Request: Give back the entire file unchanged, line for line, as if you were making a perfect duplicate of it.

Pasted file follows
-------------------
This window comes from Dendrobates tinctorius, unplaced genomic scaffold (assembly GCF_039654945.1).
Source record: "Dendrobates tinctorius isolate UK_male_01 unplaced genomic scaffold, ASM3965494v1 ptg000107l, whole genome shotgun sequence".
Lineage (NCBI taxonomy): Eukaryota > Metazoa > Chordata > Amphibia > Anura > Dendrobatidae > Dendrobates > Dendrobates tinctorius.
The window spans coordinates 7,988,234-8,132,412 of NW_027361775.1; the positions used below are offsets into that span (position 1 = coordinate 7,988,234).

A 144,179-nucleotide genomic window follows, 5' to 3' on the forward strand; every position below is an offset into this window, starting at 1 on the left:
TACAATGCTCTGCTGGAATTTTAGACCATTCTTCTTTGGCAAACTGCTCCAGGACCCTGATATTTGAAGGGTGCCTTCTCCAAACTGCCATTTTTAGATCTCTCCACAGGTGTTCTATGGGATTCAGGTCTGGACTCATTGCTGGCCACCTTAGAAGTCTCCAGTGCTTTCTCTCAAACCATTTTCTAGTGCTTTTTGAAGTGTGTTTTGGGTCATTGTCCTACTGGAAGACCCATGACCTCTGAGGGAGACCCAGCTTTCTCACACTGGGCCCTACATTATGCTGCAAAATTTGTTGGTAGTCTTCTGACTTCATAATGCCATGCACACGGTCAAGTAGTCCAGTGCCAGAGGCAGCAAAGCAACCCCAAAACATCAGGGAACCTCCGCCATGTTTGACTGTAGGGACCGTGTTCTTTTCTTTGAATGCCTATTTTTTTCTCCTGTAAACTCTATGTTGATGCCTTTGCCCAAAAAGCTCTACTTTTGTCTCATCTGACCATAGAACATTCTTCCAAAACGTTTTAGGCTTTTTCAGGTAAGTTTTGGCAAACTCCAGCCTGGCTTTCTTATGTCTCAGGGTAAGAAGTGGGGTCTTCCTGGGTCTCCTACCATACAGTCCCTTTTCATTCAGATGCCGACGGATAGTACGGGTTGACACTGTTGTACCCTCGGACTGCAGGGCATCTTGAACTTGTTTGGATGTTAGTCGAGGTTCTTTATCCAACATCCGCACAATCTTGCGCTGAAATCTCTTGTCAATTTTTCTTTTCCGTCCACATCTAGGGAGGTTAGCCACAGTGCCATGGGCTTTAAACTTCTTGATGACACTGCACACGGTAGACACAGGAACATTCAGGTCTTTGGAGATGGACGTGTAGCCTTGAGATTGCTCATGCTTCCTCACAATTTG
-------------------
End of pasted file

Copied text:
This window comes from Dendrobates tinctorius, unplaced genomic scaffold (assembly GCF_039654945.1).
Source record: "Dendrobates tinctorius isolate UK_male_01 unplaced genomic scaffold, ASM3965494v1 ptg000107l, whole genome shotgun sequence".
Lineage (NCBI taxonomy): Eukaryota > Metazoa > Chordata > Amphibia > Anura > Dendrobatidae > Dendrobates > Dendrobates tinctorius.
The window spans coordinates 7,988,234-8,132,412 of NW_027361775.1; the positions used below are offsets into that span (position 1 = coordinate 7,988,234).

A 144,179-nucleotide genomic window follows, 5' to 3' on the forward strand; every position below is an offset into this window, starting at 1 on the left:
TACAATGCTCTGCTGGAATTTTAGACCATTCTTCTTTGGCAAACTGCTCCAGGACCCTGATATTTGAAGGGTGCCTTCTCCAAACTGCCATTTTTAGATCTCTCCACAGGTGTTCTATGGGATTCAGGTCTGGACTCATTGCTGGCCACCTTAGAAGTCTCCAGTGCTTTCTCTCAAACCATTTTCTAGTGCTTTTTGAAGTGTGTTTTGGGTCATTGTCCTACTGGAAGACCCATGACCTCTGAGGGAGACCCAGCTTTCTCACACTGGGCCCTACATTATGCTGCAAAATTTGTTGGTAGTCTTCTGACTTCATAATGCCATGCACACGGTCAAGTAGTCCAGTGCCAGAGGCAGCAAAGCAACCCCAAAACATCAGGGAACCTCCGCCATGTTTGACTGTAGGGACCGTGTTCTTTTCTTTGAATGCCTATTTTTTTCTCCTGTAAACTCTATGTTGATGCCTTTGCCCAAAAAGCTCTACTTTTGTCTCATCTGACCATAGAACATTCTTCCAAAACGTTTTAGGCTTTTTCAGGTAAGTTTTGGCAAACTCCAGCCTGGCTTTCTTATGTCTCAGGGTAAGAAGTGGGGTCTTCCTGGGTCTCCTACCATACAGTCCCTTTTCATTCAGATGCCGACGGATAGTACGGGTTGACACTGTTGTACCCTCGGACTGCAGGGCATCTTGAACTTGTTTGGATGTTAGTCGAGGTTCTTTATCCAACATCCGCACAATCTTGCGCTGAAATCTCTTGTCAATTTTTCTTTTCCGTCCACATCTAGGGAGGTTAGCCACAGTGCCATGGGCTTTAAACTTCTTGATGACACTGCACACGGTAGACACAGGAACATTCAGGTCTTTGGAGATGGACGTGTAGCCTTGAGATTGCTCATGCTTCCTCACAATTTG